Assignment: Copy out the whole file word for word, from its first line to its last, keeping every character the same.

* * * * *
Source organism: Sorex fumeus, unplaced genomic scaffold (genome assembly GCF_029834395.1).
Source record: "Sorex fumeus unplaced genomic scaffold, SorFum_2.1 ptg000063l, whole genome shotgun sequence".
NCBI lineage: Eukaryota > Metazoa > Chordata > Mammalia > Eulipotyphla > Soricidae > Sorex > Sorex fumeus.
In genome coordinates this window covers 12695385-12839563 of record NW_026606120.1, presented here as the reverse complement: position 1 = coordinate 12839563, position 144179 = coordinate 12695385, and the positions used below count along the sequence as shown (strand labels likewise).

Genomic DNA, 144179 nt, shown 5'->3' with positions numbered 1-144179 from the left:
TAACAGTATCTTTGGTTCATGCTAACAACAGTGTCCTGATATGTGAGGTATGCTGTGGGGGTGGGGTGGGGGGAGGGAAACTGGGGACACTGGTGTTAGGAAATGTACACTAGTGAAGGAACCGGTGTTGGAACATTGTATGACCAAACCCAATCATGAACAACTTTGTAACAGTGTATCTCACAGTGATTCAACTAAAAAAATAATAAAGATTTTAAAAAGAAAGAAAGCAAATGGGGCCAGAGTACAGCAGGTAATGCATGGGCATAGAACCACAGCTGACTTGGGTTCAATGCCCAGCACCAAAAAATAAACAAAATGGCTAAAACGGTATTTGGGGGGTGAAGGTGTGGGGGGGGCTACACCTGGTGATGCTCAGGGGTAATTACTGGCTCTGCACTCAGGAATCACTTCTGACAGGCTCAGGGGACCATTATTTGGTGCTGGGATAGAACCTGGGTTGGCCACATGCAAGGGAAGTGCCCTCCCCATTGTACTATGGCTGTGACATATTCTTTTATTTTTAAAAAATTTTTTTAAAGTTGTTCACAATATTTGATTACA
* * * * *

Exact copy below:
Source organism: Sorex fumeus, unplaced genomic scaffold (genome assembly GCF_029834395.1).
Source record: "Sorex fumeus unplaced genomic scaffold, SorFum_2.1 ptg000063l, whole genome shotgun sequence".
NCBI lineage: Eukaryota > Metazoa > Chordata > Mammalia > Eulipotyphla > Soricidae > Sorex > Sorex fumeus.
In genome coordinates this window covers 12695385-12839563 of record NW_026606120.1, presented here as the reverse complement: position 1 = coordinate 12839563, position 144179 = coordinate 12695385, and the positions used below count along the sequence as shown (strand labels likewise).

Genomic DNA, 144179 nt, shown 5'->3' with positions numbered 1-144179 from the left:
TAACAGTATCTTTGGTTCATGCTAACAACAGTGTCCTGATATGTGAGGTATGCTGTGGGGGTGGGGTGGGGGGAGGGAAACTGGGGACACTGGTGTTAGGAAATGTACACTAGTGAAGGAACCGGTGTTGGAACATTGTATGACCAAACCCAATCATGAACAACTTTGTAACAGTGTATCTCACAGTGATTCAACTAAAAAAATAATAAAGATTTTAAAAAGAAAGAAAGCAAATGGGGCCAGAGTACAGCAGGTAATGCATGGGCATAGAACCACAGCTGACTTGGGTTCAATGCCCAGCACCAAAAAATAAACAAAATGGCTAAAACGGTATTTGGGGGGTGAAGGTGTGGGGGGGGCTACACCTGGTGATGCTCAGGGGTAATTACTGGCTCTGCACTCAGGAATCACTTCTGACAGGCTCAGGGGACCATTATTTGGTGCTGGGATAGAACCTGGGTTGGCCACATGCAAGGGAAGTGCCCTCCCCATTGTACTATGGCTGTGACATATTCTTTTATTTTTAAAAAATTTTTTTAAAGTTGTTCACAATATTTGATTACA